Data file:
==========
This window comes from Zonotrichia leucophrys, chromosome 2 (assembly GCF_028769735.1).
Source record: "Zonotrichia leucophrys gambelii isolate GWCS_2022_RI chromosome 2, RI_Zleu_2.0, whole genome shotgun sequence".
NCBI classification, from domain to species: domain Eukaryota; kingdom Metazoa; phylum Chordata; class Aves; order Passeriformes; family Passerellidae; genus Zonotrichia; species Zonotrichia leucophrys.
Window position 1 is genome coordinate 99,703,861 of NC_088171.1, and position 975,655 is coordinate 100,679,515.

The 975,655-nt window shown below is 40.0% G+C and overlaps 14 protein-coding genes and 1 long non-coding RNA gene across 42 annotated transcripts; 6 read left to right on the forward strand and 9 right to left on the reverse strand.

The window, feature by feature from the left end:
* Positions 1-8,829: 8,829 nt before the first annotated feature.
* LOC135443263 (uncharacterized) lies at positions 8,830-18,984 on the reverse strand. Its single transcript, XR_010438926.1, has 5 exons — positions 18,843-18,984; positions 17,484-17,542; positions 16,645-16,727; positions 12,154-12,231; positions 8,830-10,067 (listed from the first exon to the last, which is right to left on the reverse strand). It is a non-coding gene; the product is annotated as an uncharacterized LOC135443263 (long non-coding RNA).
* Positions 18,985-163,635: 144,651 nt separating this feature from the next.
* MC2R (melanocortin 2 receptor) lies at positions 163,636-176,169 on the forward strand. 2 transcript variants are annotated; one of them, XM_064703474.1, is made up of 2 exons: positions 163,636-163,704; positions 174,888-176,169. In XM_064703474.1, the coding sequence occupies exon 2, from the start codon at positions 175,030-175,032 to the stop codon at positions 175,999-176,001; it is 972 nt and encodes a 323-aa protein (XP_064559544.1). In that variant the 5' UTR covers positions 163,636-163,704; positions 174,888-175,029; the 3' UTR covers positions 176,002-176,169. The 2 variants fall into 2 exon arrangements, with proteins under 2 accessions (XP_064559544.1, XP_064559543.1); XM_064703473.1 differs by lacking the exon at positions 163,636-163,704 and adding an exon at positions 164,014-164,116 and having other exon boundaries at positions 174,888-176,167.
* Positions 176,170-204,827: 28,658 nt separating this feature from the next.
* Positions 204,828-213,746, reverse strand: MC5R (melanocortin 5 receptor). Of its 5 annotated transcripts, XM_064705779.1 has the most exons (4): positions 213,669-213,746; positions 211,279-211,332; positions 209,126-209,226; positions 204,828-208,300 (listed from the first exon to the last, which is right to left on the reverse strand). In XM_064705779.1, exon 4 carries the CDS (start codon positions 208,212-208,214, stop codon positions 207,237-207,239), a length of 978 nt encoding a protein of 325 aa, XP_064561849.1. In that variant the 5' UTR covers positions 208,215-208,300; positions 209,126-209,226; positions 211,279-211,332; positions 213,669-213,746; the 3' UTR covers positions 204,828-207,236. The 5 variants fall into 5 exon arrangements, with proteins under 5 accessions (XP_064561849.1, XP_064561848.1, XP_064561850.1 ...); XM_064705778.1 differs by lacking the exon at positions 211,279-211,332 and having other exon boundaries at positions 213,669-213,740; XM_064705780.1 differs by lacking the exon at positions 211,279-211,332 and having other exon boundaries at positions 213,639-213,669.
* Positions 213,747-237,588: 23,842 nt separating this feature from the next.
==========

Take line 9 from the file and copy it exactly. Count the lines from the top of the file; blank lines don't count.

* Positions 18,985-163,635: 144,651 nt separating this feature from the next.